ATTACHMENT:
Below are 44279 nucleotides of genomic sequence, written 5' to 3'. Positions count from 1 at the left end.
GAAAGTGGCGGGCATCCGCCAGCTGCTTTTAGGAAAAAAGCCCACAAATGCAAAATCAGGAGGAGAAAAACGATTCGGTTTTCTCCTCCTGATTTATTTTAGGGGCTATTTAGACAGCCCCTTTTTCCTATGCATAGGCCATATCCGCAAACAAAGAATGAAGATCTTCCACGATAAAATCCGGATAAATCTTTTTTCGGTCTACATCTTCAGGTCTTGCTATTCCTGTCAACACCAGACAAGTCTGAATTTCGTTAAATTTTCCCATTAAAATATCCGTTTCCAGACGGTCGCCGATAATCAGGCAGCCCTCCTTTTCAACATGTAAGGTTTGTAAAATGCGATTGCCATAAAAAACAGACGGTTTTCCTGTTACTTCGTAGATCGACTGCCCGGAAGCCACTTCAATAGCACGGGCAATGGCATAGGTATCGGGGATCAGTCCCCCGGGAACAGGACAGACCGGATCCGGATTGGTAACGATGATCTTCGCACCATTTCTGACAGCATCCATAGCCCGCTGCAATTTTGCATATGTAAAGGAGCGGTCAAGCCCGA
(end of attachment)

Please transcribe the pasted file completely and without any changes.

Below are 44279 nucleotides of genomic sequence, written 5' to 3'. Positions count from 1 at the left end.
GAAAGTGGCGGGCATCCGCCAGCTGCTTTTAGGAAAAAAGCCCACAAATGCAAAATCAGGAGGAGAAAAACGATTCGGTTTTCTCCTCCTGATTTATTTTAGGGGCTATTTAGACAGCCCCTTTTTCCTATGCATAGGCCATATCCGCAAACAAAGAATGAAGATCTTCCACGATAAAATCCGGATAAATCTTTTTTCGGTCTACATCTTCAGGTCTTGCTATTCCTGTCAACACCAGACAAGTCTGAATTTCGTTAAATTTTCCCATTAAAATATCCGTTTCCAGACGGTCGCCGATAATCAGGCAGCCCTCCTTTTCAACATGTAAGGTTTGTAAAATGCGATTGCCATAAAAAACAGACGGTTTTCCTGTTACTTCGTAGATCGACTGCCCGGAAGCCACTTCAATAGCACGGGCAATGGCATAGGTATCGGGGATCAGTCCCCCGGGAACAGGACAGACCGGATCCGGATTGGTAACGATGATCTTCGCACCATTTCTGACAGCATCCATAGCCCGCTGCAATTTTGCATATGTAAAGGAGCGGTCAAGCCCGA